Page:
The Declaration on Population

The Declaration on Population

In January 2010 a document entitled ‘The Declaration on Population” was published. It warned that a UK population of 70 million, which will arrive about 2030, based on current trends “would be seriously damaging to the future harmony of our society.” Later that year in May 2010 a conservative government was elected to power in the UK on the back their primary mandate to tackle immigration. Under this same government the UK is now in the process of leaving the European Union (EU). The false promises made by UK’s Conservative government are now becoming apparent. Immigration, like horticulture is fundamental to Britain’s cultural and societal landscape. Without immigration could Britain ever be called Great? This project features a selection of trees found growing in the UK.

6 January 2010


1. We are gravely concerned about the rapid increase in the population of England that is now forecast. We note that the official projections show the population of the UK will increase from 61.4 million in 2008 to exceed 70 million by 2029. Over the next 25 years the population will increase by 10 million, nearly all of the increase being in England. 70% – 7 million – will be due to immigration. We believe that immigration on such a scale will have a significant impact on our public services, our quality of life and on the nature of our society.

2. We welcome the considerable benefits that immigration has brought to British life. However, we note that over the last decade immigration has reached unprecedented levels. Furthermore, we note that a major enquiry by the Economic Affairs Committee of the House of Lords found no evidence that net immigration generates significant economic benefits for the existing UK population. We note also that the latest household projections show that nearly 40% of new households to be formed by 2031 will be the result of immigration – approximately one every five minutes.

3. Accordingly, we call on the major parties to make clear commitments in their General Election manifestos to reduce net immigration to the levels of the early 1990s – that is less than 40,000 a year compared to 163,000 in 2008 – in such a way as to ensure that the population of the UK will not reach 70 million.

4. We recognise that this will not be easy to achieve. Over the last decade or so we have lost control of immigration. It will take several years to put this right. But the first requirement is a clear political decision to put in hand the measures required to restore control over our borders, to break the present almost automatic link between coming to Britain and later gaining citizenship, and thus take a range of further measures to limit the growth in our population.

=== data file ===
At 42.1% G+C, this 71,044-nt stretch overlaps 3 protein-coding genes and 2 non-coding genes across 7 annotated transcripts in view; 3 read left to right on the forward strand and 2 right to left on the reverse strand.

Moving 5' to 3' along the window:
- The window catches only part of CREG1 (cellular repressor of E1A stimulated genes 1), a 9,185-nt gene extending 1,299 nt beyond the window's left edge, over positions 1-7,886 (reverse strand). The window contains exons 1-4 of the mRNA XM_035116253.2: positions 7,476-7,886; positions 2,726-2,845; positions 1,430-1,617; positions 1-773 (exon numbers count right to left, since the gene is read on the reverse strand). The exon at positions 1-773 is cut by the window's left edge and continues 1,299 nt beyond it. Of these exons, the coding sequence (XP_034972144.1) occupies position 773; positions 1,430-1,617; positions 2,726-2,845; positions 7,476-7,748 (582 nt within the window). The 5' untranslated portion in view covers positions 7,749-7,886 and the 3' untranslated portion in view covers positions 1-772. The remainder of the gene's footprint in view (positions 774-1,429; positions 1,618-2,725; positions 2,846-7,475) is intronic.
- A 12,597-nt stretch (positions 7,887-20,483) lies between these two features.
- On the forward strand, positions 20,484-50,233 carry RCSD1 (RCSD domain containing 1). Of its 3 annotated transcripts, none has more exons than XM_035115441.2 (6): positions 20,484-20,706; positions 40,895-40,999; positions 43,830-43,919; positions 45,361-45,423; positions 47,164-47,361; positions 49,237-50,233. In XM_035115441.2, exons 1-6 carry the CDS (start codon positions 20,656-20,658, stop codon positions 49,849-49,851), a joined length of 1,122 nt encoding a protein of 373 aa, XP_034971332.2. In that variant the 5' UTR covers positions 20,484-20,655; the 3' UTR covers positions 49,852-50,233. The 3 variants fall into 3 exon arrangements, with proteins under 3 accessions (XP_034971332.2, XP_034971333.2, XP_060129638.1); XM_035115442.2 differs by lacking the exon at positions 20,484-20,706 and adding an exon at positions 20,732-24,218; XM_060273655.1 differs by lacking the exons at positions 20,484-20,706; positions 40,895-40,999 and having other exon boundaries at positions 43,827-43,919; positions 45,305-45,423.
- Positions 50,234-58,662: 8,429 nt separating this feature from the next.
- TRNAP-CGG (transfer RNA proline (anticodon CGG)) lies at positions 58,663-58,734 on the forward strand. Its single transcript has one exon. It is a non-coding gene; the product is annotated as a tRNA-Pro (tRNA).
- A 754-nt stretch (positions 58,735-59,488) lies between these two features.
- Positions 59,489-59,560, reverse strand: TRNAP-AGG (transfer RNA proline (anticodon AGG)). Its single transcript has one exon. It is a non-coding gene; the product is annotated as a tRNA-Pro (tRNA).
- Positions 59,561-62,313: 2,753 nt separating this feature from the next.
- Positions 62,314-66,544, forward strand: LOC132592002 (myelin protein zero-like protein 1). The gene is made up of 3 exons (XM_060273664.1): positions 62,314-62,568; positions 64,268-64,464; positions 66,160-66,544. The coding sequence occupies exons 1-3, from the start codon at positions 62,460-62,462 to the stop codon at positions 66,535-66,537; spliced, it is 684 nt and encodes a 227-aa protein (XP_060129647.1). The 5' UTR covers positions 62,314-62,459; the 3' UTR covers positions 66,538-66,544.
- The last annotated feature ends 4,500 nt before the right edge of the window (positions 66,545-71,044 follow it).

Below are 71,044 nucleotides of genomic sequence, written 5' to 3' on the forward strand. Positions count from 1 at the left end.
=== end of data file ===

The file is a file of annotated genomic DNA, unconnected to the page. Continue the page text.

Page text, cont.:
5. We are convinced that failure to take action would be seriously damaging to the future harmony of our society. Nearly a million votes by our fellow citizens for an extremist party amount to a danger sign which must not be ignored. For too long the major political parties have failed to address these issues and the intense, if largely private, concern that they generate throughout our country. If politicians want to rebuild the public’s trust in the political system, they cannot continue to ignore this issue which matters so much to so many people. The time has come for action.

Signatories to the Declaration on Population

1. Rt Hon. Frank Field MP 2. The Hon. Nicholas Soames MP 3. The Lord Jordan CBE 4. Daniel Kawczynski MP 5. Rt Hon. Michael Ancram QC MP 6. Peter Bottomley MP 7. Christopher Chope MP 8. Roger Godsiff MP 9. John Horam MP 10.Robert Key MP 11.Peter Kilfoyle MP 12.Rt Hon. the Lord Anderson of Swansea 13.Rt Hon. the Baroness Boothroyd OM 14.Rt Rev. and Rt Hon. the Lord Carey of Clifton 15.The Baroness Cox 16.Rt Hon. the Earl Ferrers DL 17.The Lord Leach of Fairford 18.Professor the Lord Skidelsky 19.The Lord Vinson LVO DL 20.Hazhir Teimourian